Results 1 to 4 of 4
Like Tree1Likes

Thread: People affected by another person's addiction

  1. #1
    Fluidic Kimbo's Avatar
    Fluidic Kimbo is online now Morale Officer (de facto)
    Join Date
    Jul 2009
    Posts
    3,310

    Lightbulb People affected by another person's addiction

    I had two funerals to go to last year, and four so far this year. Out of those six, two were natural causes (1 x Covid, 1 x Heart Failure). The other four were readily preventable on the day they occurred (2 x heroin ingestion, 1 x alcohol ingestion, 1 x suicide).

    So anyway I have another friend now, and I've accepted (or at least I'm trying to accept) that he's going to die this year. About two months ago he needed to go into hospital for an alcohol detox, and so I visited him in hospital, and then when he was discharged, we went to the supermarket and I bought him a load of food. For the past year or two I've been throwing him 5's, 10's and 20's here and there. I brought him to a prayer meeting once too but I don't think he was sold on it.

    My friend used to have a good career, but after a miscarriage between him and his partner, the strain was too much on their relationship and it all fell apart. What hit him the hardest though, was a year later he was out in the middle of town and he saw her walk by, and she was heavily pregnant. I can definitely relate to why alcohol became one of his most attractive options.

    After his inpatient detox, he swore he never wanted to touch alcohol again. He was convincing, and it was quite believable because I can't imagine the whole experience was very pleasant (although it might have been a break in the monotony of sitting at home alone drinking). I do think he meant what he said when he said it.

    Anyway he's back drinking now. About 2 or 3 weeks ago he had to go into hospital with an irregular heartbeat. One of the consequences of him having an irregular heartbeat is that they won't give him his SSRI antidepressant anymore. So they're taking his antidepressant off him now when he needs it the most. And not only that, you should take about 8 weeks to wean off an antidepressant -- you're in for a bad time if you stop it suddenly; some doctors stop it over 2 weeks which is way too quick. In my friend's case though, it's an immediate stop -- no more pills for him.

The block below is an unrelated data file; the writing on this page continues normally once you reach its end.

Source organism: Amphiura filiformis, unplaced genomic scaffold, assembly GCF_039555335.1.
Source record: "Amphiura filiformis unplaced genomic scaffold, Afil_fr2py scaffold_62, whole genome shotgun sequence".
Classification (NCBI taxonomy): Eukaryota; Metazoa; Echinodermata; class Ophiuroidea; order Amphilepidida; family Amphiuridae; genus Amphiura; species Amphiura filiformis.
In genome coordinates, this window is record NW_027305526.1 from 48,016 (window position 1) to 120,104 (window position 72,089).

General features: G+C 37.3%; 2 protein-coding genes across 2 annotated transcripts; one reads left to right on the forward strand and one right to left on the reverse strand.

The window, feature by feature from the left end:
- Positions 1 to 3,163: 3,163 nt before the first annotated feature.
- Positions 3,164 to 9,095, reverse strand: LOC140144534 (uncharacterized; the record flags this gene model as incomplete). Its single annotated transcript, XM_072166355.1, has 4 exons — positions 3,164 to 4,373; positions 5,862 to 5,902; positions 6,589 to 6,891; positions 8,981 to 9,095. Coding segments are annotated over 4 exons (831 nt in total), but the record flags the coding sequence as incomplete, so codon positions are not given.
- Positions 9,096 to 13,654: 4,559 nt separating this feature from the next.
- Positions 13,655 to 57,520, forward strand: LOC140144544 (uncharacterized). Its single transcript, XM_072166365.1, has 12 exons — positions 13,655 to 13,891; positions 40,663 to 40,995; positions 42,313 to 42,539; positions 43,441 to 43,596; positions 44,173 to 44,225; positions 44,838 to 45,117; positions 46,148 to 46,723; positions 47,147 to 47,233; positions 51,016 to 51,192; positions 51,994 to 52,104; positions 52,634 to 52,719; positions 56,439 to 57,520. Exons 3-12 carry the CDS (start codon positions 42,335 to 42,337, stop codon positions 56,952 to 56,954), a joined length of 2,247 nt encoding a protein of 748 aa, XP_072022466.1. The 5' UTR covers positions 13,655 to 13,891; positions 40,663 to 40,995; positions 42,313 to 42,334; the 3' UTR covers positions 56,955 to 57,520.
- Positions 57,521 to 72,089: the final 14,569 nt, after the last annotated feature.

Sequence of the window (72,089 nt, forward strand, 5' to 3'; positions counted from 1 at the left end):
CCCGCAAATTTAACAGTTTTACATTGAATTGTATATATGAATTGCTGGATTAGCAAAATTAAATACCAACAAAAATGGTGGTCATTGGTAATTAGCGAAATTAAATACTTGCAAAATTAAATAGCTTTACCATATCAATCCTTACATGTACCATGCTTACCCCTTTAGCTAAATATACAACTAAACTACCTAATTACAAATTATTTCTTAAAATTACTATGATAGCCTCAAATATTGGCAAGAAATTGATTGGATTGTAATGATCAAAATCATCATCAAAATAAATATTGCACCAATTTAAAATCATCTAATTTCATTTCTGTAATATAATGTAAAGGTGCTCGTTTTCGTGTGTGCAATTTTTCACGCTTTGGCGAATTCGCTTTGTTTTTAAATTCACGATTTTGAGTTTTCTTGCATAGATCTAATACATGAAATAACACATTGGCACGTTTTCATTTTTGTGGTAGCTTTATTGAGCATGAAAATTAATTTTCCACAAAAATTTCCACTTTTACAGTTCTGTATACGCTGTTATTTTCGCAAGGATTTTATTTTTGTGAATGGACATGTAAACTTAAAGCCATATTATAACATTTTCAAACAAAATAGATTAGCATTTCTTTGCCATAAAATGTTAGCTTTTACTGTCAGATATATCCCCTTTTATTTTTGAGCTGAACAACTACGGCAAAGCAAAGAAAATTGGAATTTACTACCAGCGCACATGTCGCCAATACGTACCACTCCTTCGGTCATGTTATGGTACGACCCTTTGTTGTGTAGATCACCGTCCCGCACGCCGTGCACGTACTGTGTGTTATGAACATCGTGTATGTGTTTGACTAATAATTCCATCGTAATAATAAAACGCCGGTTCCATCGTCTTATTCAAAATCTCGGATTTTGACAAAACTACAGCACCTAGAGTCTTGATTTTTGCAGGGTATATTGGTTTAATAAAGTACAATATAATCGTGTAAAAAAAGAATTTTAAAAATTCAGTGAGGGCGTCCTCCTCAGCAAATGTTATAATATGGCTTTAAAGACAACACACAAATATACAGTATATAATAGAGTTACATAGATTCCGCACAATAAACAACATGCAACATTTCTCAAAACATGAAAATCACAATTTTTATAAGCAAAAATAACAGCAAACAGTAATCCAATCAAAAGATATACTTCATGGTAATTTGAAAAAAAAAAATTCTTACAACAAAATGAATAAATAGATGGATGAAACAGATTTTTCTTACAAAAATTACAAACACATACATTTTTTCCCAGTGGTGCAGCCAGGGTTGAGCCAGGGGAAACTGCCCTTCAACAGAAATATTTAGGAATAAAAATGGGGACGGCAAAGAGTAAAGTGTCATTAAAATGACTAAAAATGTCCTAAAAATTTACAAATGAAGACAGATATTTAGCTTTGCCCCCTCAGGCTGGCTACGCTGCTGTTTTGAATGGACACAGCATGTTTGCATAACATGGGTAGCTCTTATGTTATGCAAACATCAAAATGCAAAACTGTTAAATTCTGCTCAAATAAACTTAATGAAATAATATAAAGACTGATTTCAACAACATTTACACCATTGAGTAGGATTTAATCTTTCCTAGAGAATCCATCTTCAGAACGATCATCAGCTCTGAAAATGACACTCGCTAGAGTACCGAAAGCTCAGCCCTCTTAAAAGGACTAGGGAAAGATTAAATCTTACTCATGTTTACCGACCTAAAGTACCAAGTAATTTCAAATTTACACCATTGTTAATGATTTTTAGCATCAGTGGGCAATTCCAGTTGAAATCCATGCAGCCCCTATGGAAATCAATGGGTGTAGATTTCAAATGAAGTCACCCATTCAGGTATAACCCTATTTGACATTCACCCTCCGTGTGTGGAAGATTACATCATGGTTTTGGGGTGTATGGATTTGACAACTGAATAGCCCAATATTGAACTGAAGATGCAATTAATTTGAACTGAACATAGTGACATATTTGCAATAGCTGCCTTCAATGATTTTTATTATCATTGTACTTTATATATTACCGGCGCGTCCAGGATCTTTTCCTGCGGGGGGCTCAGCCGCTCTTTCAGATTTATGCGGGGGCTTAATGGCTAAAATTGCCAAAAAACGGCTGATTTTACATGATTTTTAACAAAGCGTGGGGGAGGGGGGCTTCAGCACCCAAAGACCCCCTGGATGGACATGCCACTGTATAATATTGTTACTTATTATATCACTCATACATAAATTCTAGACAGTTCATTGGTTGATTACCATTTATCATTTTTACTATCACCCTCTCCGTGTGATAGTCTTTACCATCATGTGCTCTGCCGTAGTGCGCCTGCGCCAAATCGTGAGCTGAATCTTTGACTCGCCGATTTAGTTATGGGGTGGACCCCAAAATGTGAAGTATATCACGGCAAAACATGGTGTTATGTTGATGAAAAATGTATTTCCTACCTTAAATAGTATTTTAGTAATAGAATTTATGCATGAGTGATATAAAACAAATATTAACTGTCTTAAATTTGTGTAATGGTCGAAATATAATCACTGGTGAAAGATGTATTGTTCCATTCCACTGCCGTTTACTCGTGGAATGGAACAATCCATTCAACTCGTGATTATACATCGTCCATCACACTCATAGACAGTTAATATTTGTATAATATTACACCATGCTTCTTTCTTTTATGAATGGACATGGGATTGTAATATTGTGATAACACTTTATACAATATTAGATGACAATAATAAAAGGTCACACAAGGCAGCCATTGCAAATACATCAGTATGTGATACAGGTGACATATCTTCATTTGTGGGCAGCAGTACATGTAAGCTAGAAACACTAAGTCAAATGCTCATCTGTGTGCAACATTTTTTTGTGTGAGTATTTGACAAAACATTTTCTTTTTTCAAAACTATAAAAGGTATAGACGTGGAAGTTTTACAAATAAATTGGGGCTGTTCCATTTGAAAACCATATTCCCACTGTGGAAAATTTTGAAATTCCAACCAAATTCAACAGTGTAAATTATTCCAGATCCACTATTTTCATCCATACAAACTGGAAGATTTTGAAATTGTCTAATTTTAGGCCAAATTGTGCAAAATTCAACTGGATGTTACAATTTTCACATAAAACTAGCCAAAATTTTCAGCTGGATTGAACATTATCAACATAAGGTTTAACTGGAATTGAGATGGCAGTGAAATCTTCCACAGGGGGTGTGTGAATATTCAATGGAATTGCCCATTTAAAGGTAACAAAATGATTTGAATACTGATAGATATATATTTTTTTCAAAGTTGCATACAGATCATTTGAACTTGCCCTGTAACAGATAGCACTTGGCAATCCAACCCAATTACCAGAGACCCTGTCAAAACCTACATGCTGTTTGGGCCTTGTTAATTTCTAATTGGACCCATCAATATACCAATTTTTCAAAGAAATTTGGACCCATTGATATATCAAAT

I've done a lot for my friend, but of course I could always do more. I could get up at 4am every day and go over and clean his house, do his laundry, cook his breakfast. The thing is though, I want to enjoy my life. I'm content with what I've done for him, and now he's on his way out. He'll probably be dead by Christmas. He knows that there's a rehab bed waiting for him if he wants it, and that it's paid for by wealthy businessmen who attend a nearby church. I've tried being blunt with and saying "I think there's a good chance of you dying this year", but I've failed to motivate him to go into rehab.

    There's a support group in my locality called "Al Anon" and it's for people who are affected by another person's alcoholism. I'm going tonight for the first time and I'm going to be pretty cold and callous, and just say to the group:

    "I'm only here to brace myself for the day my friend dies, because I don't want to be in a situation where I have to take time off work or stop going to the gym; I want to take his death in my stride. So basically I'm going to come here every Monday to gently become more comfortable with my friend's pending death".

  2. #2
    DinAZ's Avatar
    DinAZ is offline Associate Member
    Join Date
    May 2021
    Location
    Nogales,AZ
    Posts
    373
    That is very mature of you to go to Al Anon. If his addiction is impacting your life, it could be a good outlet for you. I have tried 1 on 1 therapy and I never really liked it, but when I got treatment for opioids they required me to go to peer support groups. I wasn't thrilled to do it in the beginning, but I kept attending for over a year after I was no longer required to. We have a need to relate to each other as humans in general, and for something like this it is easier to relate to people who have a similar set of shared experiences.

    I've seen people like your friend who keep going for years and then turn their life around, but I've also seen people party less and die from 1 stupid night partying ODing on Tylenol and alcohol (from vikes with Tylenol in them). Who is to know what will happen with your friend; you need to take care of yourself first so it sounds like you have made a healthy decision in going to the meeting.

  3. #3
    Fluidic Kimbo's Avatar
    Fluidic Kimbo is online now Morale Officer (de facto)
    Join Date
    Jul 2009
    Posts
    3,310
    Just back from my first Al Anon meeting.

    Found it very helpful.

  4. #4
    Fluidic Kimbo's Avatar
    Fluidic Kimbo is online now Morale Officer (de facto)
    Join Date
    Jul 2009
    Posts
    3,310
    Quote Originally Posted by TomdelStrey View Post
    A friend of mine is addicted to casinos. He is a great husband and dad but he spends decent amount of his income to pay back the loans he took. Definitely it has an impact on his family and their wellbeing.
    Tell them to move to the UK and to forget about his old debt. You don't need health insurance over here (i.e. health care is free).

Thread Information

Users Browsing this Thread

There are currently 1 users browsing this thread. (0 members and 1 guests)

Tags for this Thread

Posting Permissions

  • You may not post new threads
  • You may not post replies
  • You may not post attachments
  • You may not edit your posts
  •